January 29, 2014
If you hate performance reviews—and the "if" in that clause is ceremonial; youdo hate them—don't blame your boss. Blame the Wei Dynasty.
Historians aren't sure who officially invented the annual ritual of grading our colleagues' performances (technically, a post-hunt slap on the back from a Neanderthal would qualify), but one of the earliest examples of formal appraisal comes from China's Wei Dynasty, around 230 AD, when an Imperial Rater invented a nine-grade system to evaluate members of the official family. History's first formal review wasn't much more popular than its recent iterations. “The Imperial Rater seldom rates men according to their merits, but always according to his likes and dislikes," Chinese philosopher Sin Yu once lamented, futilely.
Eighteen centuries and several million futile laments later, performance reviews are alive and well. They peaked, perhaps, in the 1980s, when GE's Jack Welch used the rank-and-yank method to cull the worst-performing 10 percent of his workforce. Today, evals might be less draconian, but are they any less pointless?
"We'd rather be ruined by praise than saved by criticism," wrote Norman Vincent Peale, the author of the 1962 book The Power of Positive Thinking. It sounds like a glib aphorism, but that's actually pretty close to the research consensus. Criticism stinks.
In a recent study, Satoris Culbertson (Kansas State University), Jaime Henning (Eastern Kentucky University), and Stephanie Payne (Texas A&M University) ran a experiment to test whether certain goal-oriented workers might value constructive criticism. Many people just like to be coddled and constantly told how wonderful they are. Performance evaluations probably aren't their thing.
But what about workers who readily say they want to get better at their jobs—maybe they'd appreciate a critical nudge? Yeah, right. After administering negative feedback to both groups, the researchers found that the first group hated the feedback round, and the second group—employees with the strongest "learning-goal orientation"—was nearly as unhappy with the criticism.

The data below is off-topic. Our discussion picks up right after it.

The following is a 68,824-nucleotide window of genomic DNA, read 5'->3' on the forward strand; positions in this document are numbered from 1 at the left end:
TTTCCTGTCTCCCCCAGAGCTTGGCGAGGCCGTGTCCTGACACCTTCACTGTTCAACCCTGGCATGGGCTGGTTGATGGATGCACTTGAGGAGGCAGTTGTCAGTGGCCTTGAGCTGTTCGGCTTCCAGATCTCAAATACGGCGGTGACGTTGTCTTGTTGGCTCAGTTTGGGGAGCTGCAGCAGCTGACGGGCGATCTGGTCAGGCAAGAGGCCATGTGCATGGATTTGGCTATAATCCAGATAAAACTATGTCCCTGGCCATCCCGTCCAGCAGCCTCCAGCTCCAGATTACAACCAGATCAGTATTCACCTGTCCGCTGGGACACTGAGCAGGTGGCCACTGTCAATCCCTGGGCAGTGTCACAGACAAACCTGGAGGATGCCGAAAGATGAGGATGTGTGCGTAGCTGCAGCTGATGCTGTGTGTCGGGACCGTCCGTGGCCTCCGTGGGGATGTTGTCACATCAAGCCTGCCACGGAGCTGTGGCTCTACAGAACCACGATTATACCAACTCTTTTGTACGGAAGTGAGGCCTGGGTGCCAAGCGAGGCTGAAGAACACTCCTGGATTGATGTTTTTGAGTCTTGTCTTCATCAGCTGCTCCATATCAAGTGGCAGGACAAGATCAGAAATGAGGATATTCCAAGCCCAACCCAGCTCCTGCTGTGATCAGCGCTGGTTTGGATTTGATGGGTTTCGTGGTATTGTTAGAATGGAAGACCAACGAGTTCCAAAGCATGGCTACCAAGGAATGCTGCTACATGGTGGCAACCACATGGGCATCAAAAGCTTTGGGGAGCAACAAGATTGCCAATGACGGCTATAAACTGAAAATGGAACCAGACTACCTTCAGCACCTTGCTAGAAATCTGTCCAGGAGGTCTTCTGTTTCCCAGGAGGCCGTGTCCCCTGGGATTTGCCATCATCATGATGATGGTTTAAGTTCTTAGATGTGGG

Perhaps one specific group appreciates criticism: The workers least likely to be criticized.
One series of studies out of the University of Chicago found that people who are new to a job prefer bosses to act like cheerleaders. When you're trying to feel out whether a new job "fits," you want to be told: "You fit!" But experienced workers accept bosses who behave more like hard-knock coaches.
Why would better workers want more criticism? Maybe because they can take it. Maybe because they don't appreciate feeling babied. Maybe it's the openness to evaluation that makes them good in the first place. Or maybe it's because experts, unlike novices, aren't looking for positive reinforcement, at all. They're seeking mastery. Praise is fine at the beginning, the researchers concluded, because it makes beginners feel more committed. But eventually, too much positive feedback starts to feel kinda ... boring.
In the paper, "How Positive and Negative Feedback Motivate Goal Pursuit," Ayelet Fishbach, Tal Eyal , and Stacey R. Finkelstein make a fascinating observation about the interplay between feedback and moods. In their words...
When people attribute their mood to the feedback they received, the mood provides progress information and people are more likely to adhere to their goals when they are in a bad mood. However, when people attribute their mood to a goal-unrelated source, the mood signals to them whether to commit to a goal. In addition to general moods, distinct emotions signal the level of attainment on speciﬁc goals, such that people infer from their emotional experience (e.g., pride versus happiness) which of their simultaneous goals (e.g., long- versus short-term) they neglected or toward which they made sufﬁcient progress.